These are two radically different ways of thinking about the world. Most Americans in recent generations hitched their wagon to a form of Progressivism –- either openly or under the guise of Neoconservativsm –- and have thus rejected the biblical narrative in exchange for the the Progressive, statist narrative. And of course, (supposedly Christian) America is always the hero in this narrative: the alleged bringer of order, peace and prosperity to all the world, thanks to its omnipotent toolkit consisting of central banking, unquestioned global military control, and a welfare state that provides an endless flow of cash.
We have definitely seen what Institutional Progressivism looks like in the 20th and 21st centuries. In the very brief historical survey discussed above, a great deal more could have been said, but one critical element which we didn’t mention was Rousseau and the French Revolution (taking place in the centuries after Hobbes but prior to Marx). It is here that that what I will call Natural Progressivism is best exemplified. This is what the Left looks like when it isn’t in structured power: rioting, vigilante censorship, and merciless violence against all perceived enemies of the Left’s agenda.
In the case of the French Revolution, after the corrupt aristocracy was purged, all semblance of order and stability tragically went with it, culminating in the Reign of Terror. But once this chaos starts, it isn’t easily controlled; Maximilien Robespierre, architect of the Reign of Terror, found that out the hard way when he himself was put to the guillotine. And out of the ashes of this madness came Napoleon, who became far more powerful than the old French monarch and aristocracy had ever been. As Engels would later observe, nothing is more centralizing than a revolution. If you want to get a glimpse of what Natural Progressivism looks like in action, pick up a copy of Charles Dickens’ perennial classic, A Tale of Two Cities. Or take a trip to Berkley, California.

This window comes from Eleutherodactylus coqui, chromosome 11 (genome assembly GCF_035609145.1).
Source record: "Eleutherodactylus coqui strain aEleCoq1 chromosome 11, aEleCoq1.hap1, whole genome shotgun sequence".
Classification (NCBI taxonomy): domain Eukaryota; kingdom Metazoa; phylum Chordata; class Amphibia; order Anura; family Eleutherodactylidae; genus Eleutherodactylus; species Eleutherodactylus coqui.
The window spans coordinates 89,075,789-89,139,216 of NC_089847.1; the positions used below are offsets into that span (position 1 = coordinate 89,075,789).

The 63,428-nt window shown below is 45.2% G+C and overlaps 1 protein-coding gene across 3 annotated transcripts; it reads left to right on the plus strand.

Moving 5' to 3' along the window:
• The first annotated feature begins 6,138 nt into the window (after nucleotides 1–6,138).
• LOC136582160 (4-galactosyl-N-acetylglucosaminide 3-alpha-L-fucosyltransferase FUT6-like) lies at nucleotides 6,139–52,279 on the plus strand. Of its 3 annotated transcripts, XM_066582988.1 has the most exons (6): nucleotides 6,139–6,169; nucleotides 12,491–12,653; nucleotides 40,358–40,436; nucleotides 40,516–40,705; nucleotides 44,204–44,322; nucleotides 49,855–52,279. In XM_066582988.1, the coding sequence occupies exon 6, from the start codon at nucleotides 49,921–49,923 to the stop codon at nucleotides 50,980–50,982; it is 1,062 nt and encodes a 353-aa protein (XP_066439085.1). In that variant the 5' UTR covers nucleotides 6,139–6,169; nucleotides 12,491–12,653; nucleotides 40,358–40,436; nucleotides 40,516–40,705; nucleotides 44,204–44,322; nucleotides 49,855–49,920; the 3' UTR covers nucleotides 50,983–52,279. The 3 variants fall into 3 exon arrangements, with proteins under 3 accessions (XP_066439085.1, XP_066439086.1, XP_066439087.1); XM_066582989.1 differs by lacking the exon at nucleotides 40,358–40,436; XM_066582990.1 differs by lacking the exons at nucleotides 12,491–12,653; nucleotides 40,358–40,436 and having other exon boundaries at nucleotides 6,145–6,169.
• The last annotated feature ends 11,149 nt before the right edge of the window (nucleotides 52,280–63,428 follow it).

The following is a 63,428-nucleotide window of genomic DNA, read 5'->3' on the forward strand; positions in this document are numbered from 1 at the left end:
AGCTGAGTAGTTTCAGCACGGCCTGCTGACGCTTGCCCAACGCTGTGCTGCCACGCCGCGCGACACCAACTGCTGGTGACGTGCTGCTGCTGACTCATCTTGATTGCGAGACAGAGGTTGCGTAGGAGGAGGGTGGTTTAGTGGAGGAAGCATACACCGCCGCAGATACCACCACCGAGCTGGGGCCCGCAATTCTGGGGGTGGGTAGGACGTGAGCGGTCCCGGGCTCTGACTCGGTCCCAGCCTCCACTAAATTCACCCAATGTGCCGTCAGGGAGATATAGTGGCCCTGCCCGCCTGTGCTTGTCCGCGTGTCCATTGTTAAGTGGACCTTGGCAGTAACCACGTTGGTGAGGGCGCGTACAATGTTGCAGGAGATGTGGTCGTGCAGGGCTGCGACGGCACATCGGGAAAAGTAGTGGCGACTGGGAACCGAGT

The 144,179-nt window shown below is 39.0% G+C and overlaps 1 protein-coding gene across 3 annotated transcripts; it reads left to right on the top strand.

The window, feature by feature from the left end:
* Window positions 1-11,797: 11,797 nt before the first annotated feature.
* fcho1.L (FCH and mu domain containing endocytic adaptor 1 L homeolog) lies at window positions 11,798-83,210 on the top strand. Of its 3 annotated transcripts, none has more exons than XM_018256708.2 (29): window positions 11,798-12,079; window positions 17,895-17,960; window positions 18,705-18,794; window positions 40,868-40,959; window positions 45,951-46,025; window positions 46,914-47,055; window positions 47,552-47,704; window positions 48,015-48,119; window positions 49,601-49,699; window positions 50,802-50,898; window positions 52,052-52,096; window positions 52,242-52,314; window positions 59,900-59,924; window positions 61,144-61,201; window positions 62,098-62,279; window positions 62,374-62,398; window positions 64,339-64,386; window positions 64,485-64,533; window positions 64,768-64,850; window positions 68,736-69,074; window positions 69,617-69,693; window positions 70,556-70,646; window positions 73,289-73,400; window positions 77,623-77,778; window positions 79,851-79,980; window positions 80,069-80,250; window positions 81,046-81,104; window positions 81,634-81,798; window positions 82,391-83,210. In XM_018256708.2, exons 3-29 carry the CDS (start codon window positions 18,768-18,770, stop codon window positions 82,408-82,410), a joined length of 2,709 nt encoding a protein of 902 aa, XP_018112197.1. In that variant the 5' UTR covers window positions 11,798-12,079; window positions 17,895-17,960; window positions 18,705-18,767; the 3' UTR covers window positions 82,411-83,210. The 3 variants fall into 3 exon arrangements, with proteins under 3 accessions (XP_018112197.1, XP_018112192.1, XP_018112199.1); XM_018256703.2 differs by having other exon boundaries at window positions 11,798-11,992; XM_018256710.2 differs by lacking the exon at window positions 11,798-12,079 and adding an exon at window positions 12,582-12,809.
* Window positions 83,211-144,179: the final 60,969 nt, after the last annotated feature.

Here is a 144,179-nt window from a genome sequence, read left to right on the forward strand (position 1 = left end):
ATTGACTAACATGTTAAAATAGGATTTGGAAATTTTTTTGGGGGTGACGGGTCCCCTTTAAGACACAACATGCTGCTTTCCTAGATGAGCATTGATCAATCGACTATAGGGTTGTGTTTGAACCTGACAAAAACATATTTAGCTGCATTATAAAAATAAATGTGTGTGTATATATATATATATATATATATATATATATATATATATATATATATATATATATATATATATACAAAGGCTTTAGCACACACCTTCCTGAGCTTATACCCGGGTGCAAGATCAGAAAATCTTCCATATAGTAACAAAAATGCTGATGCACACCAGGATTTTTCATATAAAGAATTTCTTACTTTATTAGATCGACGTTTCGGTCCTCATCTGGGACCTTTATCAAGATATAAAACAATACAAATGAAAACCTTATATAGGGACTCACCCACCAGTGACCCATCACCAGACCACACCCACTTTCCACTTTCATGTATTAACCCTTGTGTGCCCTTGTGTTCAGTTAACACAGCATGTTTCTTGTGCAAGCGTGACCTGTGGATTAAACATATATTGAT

Progressivism in all its forms is a destructive and decivilizing force that will lie, cheat, steal, kill, suppress, censor and destroy to get what it wants: a deified state which promises deified people (so long as they don’t cross the state itself). In 2016, Institutional Progressivism suffered perhaps its greatest pair of setbacks in world history: Brexit and the election of Donald Trump. The European Union is unraveling as populist movements continue to sweep through France, Germany, Italy and the Netherlands, and 2017 could prove even more devastating for the Left than was 2016. The centralized super-state utopia (really a dystopia) long sought after by the Progressives, Neoconservatives, technocrats, and other world elites is about to collapse under the weight of its own evil, and the Left rightly interprets this as an existential threat to all they stand for. With Institutional Progressivism suddenly wrecked, what can they do? All they know how to do: revert to Natural Progressivism with its commensurate riots, chaos, censorship, deception, and destruction. If you want to understand what the Left is doing right now, they are clamoring for a new cycle of Perpetual Revolution in a desperate attempt to reverse their demise. But the writing is on the wall.